Risk factors: Old age, immobilization, obesity and smoking are the chief risk factors for VTE among those affected by COVID-19. Pre-existing comorbidities, including previous thromboembolic episodes, cardiac or pulmonary failure, malignancy and kidney disease also increase the risk of developing VTE95. Some other risk factors include hypoxia, postpartum infection, sepsis and pre-eclampsia96,97. The tendency of hypercoagulation has also been found to be considerably more in males, Whites and individuals from the African-American community suffering from COVID-1998; no such data have been generated from Indian settings. In brief, all factors that are directly or indirectly responsible for haemoconcentration play a role in the development of VTE in COVID-19.

Screening: The International Society on Thrombosis and Haemostasis has recommended assessing the D-dimer levels, prothrombin time, partial thromboplastin time and platelet count in COVID-19 patients requiring hospitalization99. According to recent studies, the abnormality in the coagulation pathways has been attributed to poor prognosis100 along with the increase in D-dimer and fibrinogen degradation products, evident in patients who died from COVID-19101. The elevation in D-dimer indicates activation of fibrinolysis and coagulation pathways and serves as an effective screening tool to identify individuals more prone to developing VTE102. This parameter can therefore be used as a test for detecting any active thrombotic process: a test that is highly sensitive, with low specificity103. Based on a study conducted on 81 severely infected COVID-19 patients, it was noted that for detection of VTE, D-dimer titre >1500 ng/ml had a sensitivity of 85 per cent, a specificity of 88.5 per cent and a negative predictive value of 94.7 per cent81. These findings were seconded by another study reporting similar results104.

Prophylaxis: Considering the high risk of developing VTE among COVID-19 patients, VTE prophylaxis should be an integral part of COVID-19 management protocol. Administration of anticoagulants in similar patients has shown promising results - Tang et al105 reported a decreased 28 day mortality in COVID-19 patients with sepsis-induced coagulopathy score ≥4 or D-dimer level >6 fold of the upper limit of normal. LMWH is ubiquitous as a prophylactic measure against VTE in COVID patients106. Several guidelines for VTE prophylaxis in COVID-19 have since been published, such as the Journal of the American College of Cardiology state of the art review107, Swiss consensus statement108 and NHS model109.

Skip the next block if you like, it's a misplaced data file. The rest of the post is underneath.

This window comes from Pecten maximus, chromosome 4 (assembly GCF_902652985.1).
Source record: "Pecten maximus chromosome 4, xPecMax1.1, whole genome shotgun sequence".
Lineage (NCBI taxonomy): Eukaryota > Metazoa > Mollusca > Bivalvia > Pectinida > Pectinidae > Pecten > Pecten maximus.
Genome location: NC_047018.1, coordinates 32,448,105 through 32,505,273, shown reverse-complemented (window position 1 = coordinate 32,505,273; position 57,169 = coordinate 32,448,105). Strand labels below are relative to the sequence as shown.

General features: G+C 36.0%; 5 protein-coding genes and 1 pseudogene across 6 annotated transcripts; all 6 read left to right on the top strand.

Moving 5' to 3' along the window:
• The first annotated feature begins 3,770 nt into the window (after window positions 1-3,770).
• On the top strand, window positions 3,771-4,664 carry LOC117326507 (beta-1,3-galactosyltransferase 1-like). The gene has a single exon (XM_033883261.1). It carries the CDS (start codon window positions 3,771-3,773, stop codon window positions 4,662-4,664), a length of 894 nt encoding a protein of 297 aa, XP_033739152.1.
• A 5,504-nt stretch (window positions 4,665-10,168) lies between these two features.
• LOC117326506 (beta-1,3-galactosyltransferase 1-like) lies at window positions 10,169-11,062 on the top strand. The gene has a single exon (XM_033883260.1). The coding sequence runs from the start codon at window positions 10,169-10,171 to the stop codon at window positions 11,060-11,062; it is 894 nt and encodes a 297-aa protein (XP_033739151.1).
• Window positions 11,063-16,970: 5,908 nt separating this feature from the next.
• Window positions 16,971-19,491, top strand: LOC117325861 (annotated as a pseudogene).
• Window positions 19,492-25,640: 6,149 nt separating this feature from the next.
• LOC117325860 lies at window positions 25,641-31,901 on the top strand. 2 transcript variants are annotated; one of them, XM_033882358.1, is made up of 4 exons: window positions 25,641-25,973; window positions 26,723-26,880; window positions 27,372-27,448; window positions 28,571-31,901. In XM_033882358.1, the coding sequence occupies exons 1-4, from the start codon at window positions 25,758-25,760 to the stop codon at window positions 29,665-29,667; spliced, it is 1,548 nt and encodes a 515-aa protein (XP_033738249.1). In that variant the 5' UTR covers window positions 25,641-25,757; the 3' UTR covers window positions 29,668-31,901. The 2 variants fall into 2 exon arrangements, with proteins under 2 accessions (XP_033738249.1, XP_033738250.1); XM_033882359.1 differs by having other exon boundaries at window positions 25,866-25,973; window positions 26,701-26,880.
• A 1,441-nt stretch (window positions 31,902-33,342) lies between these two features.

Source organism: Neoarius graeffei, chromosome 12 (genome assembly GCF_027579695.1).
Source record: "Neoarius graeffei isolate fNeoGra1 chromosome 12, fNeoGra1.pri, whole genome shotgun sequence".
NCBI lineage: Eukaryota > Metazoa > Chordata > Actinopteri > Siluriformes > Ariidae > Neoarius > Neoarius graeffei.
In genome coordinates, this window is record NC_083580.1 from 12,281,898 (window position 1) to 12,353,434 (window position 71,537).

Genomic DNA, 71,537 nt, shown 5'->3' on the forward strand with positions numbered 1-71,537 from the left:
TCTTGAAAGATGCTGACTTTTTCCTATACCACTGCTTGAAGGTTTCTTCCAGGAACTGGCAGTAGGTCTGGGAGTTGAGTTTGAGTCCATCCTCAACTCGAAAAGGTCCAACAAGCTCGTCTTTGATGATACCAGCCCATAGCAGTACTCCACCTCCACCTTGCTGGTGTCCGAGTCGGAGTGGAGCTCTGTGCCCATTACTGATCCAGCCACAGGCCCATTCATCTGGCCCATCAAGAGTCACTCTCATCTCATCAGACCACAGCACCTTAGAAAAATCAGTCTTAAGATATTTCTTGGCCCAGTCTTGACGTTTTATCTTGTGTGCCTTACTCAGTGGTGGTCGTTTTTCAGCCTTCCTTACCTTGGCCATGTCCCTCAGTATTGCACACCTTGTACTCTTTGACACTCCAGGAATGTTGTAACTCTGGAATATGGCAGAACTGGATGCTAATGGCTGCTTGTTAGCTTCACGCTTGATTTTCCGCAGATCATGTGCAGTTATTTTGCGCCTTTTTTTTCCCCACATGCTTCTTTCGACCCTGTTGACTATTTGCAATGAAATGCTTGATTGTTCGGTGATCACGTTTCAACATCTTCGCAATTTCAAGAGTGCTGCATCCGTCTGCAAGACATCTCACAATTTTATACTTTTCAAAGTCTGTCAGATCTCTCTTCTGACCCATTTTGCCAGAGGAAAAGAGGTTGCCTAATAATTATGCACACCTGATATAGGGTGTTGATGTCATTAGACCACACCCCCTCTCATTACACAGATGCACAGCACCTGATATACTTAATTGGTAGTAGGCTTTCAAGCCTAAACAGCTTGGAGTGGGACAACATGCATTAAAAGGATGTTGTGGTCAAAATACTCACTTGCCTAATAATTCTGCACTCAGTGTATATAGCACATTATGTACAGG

Vaccine-induced VTE: A large cohort study conducted on 281,264 participants from Denmark and Norway who received the ChAdOx1-S vaccine led to 59 VTE events among the trial cohort, which was higher than the expected incidence of VTE events (30) in the general population110. The authors reported an increased incidence of thrombotic episodes amounting to 11 excess VTE cases per 100000 vaccinations. They also reported an increase in the incidence of cerebral venous thrombosis amounting to seven observed events as opposed to 0.3 expected events among the vaccine recipients (excess of 2.5 per 100000 vaccinations, or 1 in 40000 vaccine recipients). The authors, however, concluded that the absolute risk of VTE is minimal in the greater context of the proven benefit of the ChAdOx1-S vaccine against COVID-19, especially from a public health perspective, and can be minimized by greater surveillance and follow ups post-vaccination in high-risk groups. A similar issue was also reported with the Ad26.COV2.S vaccine against COVID-19, wherein six cases of cerebral venous sinus thrombosis (CVST) were reported among >7 million recipients of the aforementioned vaccine, which led to a pause in the use of the Ad26.COV2.S vaccine by the FDA and CDC111. However, upon analysis of the safety data, the FDA and CDC lifted the ban, with the caveat of a warning added to the fact sheet of the vaccine. In the Indian context, Khan et al112 reviewed data pertaining to vaccine induced thrombotic thrombocytopenia and CVST, and reported no cases of CVST in India following the administration of AZD1222 (ChAdOx1) vaccine - the made in India variant of the ChAdOx1-S vaccine.


The existing data on VTE in the Indian demographic setting are inadequate, which necessitates the conduct of quality research on the same. This will help bridge the void, which persists with respect to existing screening modalities and prophylaxis protocols to reduce the impact of VTE, both in terms of cost of healthcare as well as mortality and morbidity. Asian countries make up more than 50 per cent of the global population, and while the data are relatively scarce, recent progress has shown that the contribution of Asian countries to the global VTE burden, although lower than their Caucasian counterparts, is still quite significant. Over the past few decades, there has been a significant rise in the incidence of VTE cases among Asians, which can be attributed to the improvements in rapid detection of VTE and subsequent implementation of thromboprophylaxis therapies to mitigate the same, resulting in a decrease in thromboembolic episodes even in high-risk patients. The next step should comprise devising further risk assessment strategies - developing, testing and implementing them, which would enable us to screen the patients prone to developing VTE, thus ensuring commencement of thromboprophylaxis at the earliest. Also research is required on the underlying inflammatory pathogenesis, associated with COVID-19 and VTE, so as to better predict potential VTE outcomes in COVID-19 patients and minimize the loss of lives.

Financial support & sponsorship: None.

Conflicts of Interest: None.


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Coronavirus disease 2019; deep vein thrombosis; thromboembolism; thrombosis; venous thromboembolism